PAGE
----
You must have an existing Azure account. If you don't have an Azure subscription, create a free account before you begin.
To deploy the infrastructure components with a Resource Manager template, perform the following steps.
- Click the Deploy to Azure button:
- Wait for the template deployment to open in the Azure portal, then complete the following steps:
- Choose to Create new resource group, then provide a name such as myCommerceChatBotInfrastructure in the text box.
- Select a region from the Location drop-down box.
- Provide a username and secure password for the SQL Server administrator account.
- Review the terms and conditions, then check I agree to the terms and conditions stated above.
- Select the Purchase button.
It takes a few minutes for the deployment to complete.
Deploy Web App chatbot
To create the chatbot, use the Azure CLI. The following example installs the CLI extension for Bot Service, creates a resource group, then deploys a bot that uses Application Insights. When prompted, authenticate your Microsoft account and allow the bot to register itself with the Bot Service and Language Understanding and Intelligent Services (LUIS) app.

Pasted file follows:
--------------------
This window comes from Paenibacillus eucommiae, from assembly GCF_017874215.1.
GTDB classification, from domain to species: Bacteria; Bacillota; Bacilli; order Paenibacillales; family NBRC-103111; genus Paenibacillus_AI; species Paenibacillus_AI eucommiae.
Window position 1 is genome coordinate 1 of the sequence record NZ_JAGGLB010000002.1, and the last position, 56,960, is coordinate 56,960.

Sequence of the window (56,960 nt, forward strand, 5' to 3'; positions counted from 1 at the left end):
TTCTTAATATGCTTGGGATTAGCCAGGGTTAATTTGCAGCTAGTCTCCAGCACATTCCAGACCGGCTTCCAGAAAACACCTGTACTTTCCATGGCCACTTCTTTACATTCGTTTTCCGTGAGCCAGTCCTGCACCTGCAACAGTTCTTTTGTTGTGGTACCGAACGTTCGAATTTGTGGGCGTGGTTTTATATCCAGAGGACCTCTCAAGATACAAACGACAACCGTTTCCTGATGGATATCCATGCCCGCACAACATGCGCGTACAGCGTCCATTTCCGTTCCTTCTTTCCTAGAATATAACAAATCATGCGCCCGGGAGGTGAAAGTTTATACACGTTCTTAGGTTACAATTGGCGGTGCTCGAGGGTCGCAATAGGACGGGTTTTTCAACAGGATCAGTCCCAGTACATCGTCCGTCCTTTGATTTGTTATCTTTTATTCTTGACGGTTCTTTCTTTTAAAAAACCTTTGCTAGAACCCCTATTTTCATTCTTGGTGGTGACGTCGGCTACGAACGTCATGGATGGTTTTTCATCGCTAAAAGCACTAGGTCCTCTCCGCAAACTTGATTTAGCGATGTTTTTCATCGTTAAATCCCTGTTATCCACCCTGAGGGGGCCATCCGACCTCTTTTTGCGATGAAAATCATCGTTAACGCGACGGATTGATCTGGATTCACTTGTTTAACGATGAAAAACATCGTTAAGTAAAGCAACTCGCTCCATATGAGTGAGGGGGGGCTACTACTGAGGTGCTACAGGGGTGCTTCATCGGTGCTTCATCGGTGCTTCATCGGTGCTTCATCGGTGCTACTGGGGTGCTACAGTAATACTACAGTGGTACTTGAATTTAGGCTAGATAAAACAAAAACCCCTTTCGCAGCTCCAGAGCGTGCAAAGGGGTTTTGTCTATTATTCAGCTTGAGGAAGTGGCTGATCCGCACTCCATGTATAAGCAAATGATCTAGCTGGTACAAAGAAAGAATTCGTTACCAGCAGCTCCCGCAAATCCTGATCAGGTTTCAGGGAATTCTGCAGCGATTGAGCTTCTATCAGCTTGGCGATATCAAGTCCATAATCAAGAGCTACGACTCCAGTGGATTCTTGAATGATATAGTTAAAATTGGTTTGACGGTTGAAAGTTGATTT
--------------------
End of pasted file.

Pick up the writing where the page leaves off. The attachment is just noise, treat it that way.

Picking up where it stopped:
# Install the Azure CLI extension for the Bot Service az extension add --name botservice --yes # Create a resource group az group create --name myCommerceChatbot --location eastus # Create a Web App Chatbot that uses Application Insights az bot create \ --resource-group myCommerceChatbot \ --name commerceChatbot \ --location eastus \ --kind webapp \ --sku S1 \ --insights eastus